Usage%: This “estimates the % of team possessions a player consumes while on the floor” (via sports-reference.com/cbb). The usage of those possessions is determined via a formula using field goal and free throw attempts, offensive rebounds, assists and turnovers. The higher the number, the more prevalent a player is (good or bad) in a team’s offensive outcome.
Offensive Rating (ORtg): Similar to Adjusted game score, but this looks at how many points per possession a player would score if they were averaged over 100 possessions. This combined with Usage Rate gives you a sense of impact on the floor.
IndPoss: This is approximates how many possessions an individual is responsible for within the teams calculated possessions.
ShotRate%: This is the percentage of teams shots a player takes while on the floor.
AstRate%: Attempts to estimate the number of assists a player has on teammates made field goals when he is on the floor. The formula is basically AST / (((MinutesPlayed / (Team MP / 5)) * Team FGM) - FGM).
TORate%: Attempts to estimate the number of turnovers a player commits in their individual possessions. The formula is simple: TO / IndPoss
Floor%: Via sports-reference.com/cbb: Floor % answers the question, “When a Player uses a possession, what is the probability that his team scores at least 1 point?”. The higher the Floor%, the more frequently the team probably scores when the given player is involved.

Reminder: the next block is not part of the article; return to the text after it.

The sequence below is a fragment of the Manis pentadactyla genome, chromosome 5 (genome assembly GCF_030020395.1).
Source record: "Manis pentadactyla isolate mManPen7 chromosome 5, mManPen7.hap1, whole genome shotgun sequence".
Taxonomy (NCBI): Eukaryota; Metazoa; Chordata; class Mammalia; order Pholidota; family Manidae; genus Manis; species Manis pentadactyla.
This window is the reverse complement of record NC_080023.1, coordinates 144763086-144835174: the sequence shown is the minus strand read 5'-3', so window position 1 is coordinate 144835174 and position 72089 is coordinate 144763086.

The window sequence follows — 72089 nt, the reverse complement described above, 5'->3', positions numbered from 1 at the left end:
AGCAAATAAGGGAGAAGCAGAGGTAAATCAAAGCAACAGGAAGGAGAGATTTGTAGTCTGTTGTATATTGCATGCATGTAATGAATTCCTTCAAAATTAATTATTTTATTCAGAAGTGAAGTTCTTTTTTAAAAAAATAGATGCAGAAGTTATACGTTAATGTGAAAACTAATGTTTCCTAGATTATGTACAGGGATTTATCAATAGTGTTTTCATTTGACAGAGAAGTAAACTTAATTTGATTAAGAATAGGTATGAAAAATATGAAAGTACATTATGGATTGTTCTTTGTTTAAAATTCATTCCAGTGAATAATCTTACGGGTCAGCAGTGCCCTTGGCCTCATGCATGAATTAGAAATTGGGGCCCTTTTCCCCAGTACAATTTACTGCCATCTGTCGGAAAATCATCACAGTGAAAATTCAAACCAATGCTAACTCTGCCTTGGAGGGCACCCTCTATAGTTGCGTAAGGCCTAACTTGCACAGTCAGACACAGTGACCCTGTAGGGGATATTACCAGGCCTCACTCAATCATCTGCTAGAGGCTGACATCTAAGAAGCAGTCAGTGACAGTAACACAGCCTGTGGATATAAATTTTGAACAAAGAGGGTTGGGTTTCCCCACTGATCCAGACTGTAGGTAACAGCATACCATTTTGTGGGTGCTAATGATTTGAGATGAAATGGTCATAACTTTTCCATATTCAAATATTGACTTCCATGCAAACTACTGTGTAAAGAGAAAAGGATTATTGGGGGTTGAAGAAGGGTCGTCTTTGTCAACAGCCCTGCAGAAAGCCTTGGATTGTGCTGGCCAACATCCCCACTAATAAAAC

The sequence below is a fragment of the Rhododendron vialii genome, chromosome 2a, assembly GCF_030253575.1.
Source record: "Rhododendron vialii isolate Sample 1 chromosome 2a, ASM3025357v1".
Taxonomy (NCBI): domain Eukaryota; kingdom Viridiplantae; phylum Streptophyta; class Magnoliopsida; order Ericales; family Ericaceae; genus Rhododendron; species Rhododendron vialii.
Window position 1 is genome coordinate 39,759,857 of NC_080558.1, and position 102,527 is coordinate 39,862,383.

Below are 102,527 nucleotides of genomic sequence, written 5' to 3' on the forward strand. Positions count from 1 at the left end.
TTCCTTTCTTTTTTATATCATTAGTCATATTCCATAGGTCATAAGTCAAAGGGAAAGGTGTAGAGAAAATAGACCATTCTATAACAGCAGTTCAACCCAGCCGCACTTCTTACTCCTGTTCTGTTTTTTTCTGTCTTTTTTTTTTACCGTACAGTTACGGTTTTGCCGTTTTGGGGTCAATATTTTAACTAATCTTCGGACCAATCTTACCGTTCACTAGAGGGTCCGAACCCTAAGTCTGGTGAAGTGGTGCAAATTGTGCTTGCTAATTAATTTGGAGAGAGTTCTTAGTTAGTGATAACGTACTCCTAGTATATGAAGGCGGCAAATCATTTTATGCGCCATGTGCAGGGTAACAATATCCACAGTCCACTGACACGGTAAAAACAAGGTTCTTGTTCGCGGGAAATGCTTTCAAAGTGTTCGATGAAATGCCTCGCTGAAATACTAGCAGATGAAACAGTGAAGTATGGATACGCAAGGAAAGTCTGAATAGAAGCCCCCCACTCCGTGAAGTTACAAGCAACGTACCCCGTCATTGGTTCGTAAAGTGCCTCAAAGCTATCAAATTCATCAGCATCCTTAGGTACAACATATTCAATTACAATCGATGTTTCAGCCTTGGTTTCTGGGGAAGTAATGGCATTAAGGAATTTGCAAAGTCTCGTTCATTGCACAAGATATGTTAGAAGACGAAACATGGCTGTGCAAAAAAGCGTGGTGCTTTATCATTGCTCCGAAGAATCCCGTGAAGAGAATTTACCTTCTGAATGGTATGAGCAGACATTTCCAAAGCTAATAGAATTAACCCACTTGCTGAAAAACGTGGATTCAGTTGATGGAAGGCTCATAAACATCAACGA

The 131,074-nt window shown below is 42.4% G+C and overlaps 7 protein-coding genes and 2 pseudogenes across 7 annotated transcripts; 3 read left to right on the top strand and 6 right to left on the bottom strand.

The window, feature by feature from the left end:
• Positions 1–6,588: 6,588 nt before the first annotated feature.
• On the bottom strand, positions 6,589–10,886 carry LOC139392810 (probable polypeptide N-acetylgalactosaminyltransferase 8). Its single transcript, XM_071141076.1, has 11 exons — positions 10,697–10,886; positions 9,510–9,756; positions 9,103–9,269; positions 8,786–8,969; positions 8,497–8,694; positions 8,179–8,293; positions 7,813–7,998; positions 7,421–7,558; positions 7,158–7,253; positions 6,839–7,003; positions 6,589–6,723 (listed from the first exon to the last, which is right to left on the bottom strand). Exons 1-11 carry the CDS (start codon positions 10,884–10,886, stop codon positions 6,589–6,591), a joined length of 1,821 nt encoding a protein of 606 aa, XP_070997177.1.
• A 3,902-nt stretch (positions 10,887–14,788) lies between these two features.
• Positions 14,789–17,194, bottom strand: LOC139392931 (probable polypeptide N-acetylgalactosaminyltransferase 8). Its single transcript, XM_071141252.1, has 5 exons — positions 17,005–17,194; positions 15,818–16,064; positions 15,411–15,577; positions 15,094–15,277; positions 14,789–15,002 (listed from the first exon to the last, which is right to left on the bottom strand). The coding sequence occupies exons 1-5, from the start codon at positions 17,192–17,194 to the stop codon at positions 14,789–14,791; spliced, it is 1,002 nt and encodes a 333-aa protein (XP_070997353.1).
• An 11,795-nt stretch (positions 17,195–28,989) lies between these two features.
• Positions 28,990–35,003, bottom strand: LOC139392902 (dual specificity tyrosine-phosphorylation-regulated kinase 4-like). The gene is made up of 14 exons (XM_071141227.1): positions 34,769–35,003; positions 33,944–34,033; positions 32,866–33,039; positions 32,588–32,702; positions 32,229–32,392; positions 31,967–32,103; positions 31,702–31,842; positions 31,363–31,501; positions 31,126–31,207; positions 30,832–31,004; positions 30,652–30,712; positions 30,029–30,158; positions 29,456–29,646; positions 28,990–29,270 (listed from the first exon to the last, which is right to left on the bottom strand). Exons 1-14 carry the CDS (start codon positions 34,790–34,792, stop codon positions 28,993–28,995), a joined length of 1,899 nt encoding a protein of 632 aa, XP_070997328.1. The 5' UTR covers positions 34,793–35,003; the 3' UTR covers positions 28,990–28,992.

Touches/Possession : Using field goal attempts, free throw attempts, assists and turnovers, touches attempt to estimate, “the number of times a player touched the ball in an attacking position on the floor.” Take the estimated touches and divide it by the estimated number of possessions for which a player was on the court, and you get a rough idea of how many times a player touched the ball in a given possession. For point guards, you’ll see the number in the 3-4 range. For shooting guards and wings, 2-3. For an offensively limited center, 1.30. You get the idea. Anyway, using the Touches figure, we can estimate the percentage of time a player “in an attacking position” passes, shoots, turns the ball over, or gets fouled.
In attempting to update Study Hall, I’m moving away from Touches/Possession and moving into the Rates a little more. This is a little experimental so if there’s something you’d like to see let me know and I’ll see if there’s an easy visual way to present it.